Journal article Open Access

Food, Memory and Everyday Transnationalism in Chitrita Banerji's Culinary Memoirs

Sarkar, Sucharita

Steven Vertovec suggests that the “dimensions of everyday transnationalism” are located in a range of
social practices and institutions that links immigrants to their homeland (61). Homeland food is a marker
of transnational identity as well as a vehicle for transcultural memory: the preparing and consuming and
circulating of such food are significant social practices through which multiple dimensions of everyday
nationalism emerge. The increase of transnational and transcultural flows has also witnessed a
complementary increase in online and offline mobilisations of homeland recipes—and the stories
embedded in and around them—through food-blogs and culinary memoirs-cum-cookbooks. This paper
proposes to explore the manifestations and mobilizations of transnational memories, identities and
everyday practices through food in the culinary memoirs of the Bengali-American writer Chitrita Banerji,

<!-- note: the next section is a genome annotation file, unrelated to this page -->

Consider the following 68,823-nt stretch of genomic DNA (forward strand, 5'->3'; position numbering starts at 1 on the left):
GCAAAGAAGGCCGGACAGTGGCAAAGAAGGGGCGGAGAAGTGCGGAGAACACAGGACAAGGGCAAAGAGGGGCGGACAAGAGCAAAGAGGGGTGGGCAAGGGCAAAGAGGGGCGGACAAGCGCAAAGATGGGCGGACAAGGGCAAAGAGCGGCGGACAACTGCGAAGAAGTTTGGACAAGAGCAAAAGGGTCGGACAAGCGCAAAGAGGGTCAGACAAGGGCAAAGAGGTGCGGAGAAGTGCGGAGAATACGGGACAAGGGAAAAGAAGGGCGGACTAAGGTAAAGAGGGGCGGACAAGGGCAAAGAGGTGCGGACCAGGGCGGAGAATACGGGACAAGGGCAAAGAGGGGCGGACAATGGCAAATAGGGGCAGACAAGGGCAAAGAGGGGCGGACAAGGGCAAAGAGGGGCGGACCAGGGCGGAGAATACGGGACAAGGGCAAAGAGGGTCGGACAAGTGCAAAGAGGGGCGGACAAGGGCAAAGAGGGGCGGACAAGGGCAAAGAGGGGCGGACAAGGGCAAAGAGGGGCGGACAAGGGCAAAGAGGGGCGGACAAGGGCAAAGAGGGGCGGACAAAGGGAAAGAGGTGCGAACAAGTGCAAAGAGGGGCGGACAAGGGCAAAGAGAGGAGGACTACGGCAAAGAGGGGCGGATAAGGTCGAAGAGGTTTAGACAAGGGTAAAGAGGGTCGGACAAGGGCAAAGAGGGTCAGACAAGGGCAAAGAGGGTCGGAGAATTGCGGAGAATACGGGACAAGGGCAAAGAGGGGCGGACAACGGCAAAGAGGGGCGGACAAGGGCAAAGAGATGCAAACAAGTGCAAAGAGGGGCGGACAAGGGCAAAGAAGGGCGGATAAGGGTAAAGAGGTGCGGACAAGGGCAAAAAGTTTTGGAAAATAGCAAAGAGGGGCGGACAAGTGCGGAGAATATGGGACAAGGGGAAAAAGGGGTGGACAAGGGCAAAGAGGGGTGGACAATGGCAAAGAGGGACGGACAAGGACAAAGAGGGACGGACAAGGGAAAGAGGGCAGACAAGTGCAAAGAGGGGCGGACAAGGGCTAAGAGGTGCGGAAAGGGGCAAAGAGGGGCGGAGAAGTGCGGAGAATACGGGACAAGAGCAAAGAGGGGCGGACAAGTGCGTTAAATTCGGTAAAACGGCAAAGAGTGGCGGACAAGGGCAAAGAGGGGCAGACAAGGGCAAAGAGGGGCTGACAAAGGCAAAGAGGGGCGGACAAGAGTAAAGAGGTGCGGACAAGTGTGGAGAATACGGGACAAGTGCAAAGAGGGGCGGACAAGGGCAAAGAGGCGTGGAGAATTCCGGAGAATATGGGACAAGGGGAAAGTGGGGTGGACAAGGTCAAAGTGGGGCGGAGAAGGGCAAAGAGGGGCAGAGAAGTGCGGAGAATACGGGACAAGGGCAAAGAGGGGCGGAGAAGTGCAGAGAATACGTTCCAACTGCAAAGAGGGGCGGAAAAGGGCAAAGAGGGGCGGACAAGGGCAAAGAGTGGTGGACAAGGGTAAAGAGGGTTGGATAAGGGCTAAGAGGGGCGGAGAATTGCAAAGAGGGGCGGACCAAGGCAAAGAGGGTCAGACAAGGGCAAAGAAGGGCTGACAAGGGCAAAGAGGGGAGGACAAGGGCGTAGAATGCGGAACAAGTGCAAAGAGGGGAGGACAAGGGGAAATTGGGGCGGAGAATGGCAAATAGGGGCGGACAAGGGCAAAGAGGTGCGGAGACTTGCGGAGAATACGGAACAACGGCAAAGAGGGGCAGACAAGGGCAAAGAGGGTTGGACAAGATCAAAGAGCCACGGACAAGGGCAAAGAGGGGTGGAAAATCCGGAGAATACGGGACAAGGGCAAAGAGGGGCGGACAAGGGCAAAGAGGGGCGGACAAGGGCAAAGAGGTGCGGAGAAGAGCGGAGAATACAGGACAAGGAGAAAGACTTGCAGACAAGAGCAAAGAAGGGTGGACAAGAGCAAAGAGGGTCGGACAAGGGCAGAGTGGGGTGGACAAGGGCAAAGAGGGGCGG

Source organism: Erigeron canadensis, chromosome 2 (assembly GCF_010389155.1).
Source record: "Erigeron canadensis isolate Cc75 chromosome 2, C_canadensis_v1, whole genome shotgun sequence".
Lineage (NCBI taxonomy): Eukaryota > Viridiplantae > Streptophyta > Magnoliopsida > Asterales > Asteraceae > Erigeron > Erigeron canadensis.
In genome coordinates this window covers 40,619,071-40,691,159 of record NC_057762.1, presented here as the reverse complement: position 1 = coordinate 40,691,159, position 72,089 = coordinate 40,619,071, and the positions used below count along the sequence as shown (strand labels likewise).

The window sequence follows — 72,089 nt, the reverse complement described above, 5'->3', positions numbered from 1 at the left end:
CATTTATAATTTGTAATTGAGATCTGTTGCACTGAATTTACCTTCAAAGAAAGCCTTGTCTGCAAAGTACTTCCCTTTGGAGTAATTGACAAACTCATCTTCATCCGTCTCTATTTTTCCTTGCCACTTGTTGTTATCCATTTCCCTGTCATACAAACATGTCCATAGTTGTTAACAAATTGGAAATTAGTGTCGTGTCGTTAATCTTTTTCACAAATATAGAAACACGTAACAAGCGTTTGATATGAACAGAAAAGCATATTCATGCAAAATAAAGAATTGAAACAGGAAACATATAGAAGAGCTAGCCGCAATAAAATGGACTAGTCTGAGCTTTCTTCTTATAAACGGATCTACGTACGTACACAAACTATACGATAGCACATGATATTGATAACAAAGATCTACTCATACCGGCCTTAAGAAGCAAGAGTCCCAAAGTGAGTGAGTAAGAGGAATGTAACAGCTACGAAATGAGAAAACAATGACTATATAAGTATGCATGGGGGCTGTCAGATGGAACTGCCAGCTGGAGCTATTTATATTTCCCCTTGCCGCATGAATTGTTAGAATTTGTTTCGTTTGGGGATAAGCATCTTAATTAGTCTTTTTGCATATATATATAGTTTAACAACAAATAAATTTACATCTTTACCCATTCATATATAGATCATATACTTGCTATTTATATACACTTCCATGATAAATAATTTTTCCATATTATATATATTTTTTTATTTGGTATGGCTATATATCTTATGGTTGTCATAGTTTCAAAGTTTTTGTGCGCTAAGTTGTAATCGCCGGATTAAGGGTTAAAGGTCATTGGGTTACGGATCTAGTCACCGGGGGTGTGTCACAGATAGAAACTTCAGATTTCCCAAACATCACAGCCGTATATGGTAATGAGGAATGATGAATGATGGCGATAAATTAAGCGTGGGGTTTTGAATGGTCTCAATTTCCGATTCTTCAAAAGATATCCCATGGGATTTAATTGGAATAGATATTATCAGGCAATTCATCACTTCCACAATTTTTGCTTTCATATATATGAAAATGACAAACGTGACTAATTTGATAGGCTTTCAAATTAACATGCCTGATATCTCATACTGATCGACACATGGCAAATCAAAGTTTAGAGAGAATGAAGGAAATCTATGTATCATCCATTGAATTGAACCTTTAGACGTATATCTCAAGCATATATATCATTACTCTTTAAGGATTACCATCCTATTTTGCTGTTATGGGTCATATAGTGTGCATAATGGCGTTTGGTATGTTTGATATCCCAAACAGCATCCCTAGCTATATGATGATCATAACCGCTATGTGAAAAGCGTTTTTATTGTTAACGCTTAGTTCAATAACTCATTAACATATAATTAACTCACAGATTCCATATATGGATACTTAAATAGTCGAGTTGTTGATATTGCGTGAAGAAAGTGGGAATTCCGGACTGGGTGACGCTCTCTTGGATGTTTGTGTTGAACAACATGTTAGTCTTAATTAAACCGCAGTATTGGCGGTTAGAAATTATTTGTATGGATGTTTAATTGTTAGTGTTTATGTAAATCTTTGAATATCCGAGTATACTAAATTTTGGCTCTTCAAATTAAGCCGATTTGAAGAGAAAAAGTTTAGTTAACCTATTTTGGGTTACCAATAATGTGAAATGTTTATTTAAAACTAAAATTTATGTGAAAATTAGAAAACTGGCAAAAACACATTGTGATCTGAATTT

focusing on three of her works: The Hour of the Goddess (2001); Bengali Cooking: Seasons and Festivals
(2007); and Eating India: Exploring a Nation’s Cuisine (2007). Consciously writing for a transcontinental,
multicultural readership, Banerji engages with Indian—and especially Bengali—food in a deeply personal
way. Yet, as she writes in her website, food is her “primary medium” for narrating stories of her
homeland, “a story of arrivals, encounters and assimilations — a process during which natives and
outsiders shaped each other’s lives in and out of the home” (http://www.chitritabanerji.com/food/). This
complex and enmeshed memorialization of the personal and the cultural in her culinary memoirs allows
Banerji to reclaim personal and cultural homeland stories and histories and also, through the sharing of
recipes, to expand and provide a toolkit for socializing similarly-situated immigrants. Reading food through
the lens of everyday transnationalism, this paper hopes to investigate how Chitrita Banerji’s writings
negotiate the shifting and layered meanings of the personal, the local and the global.

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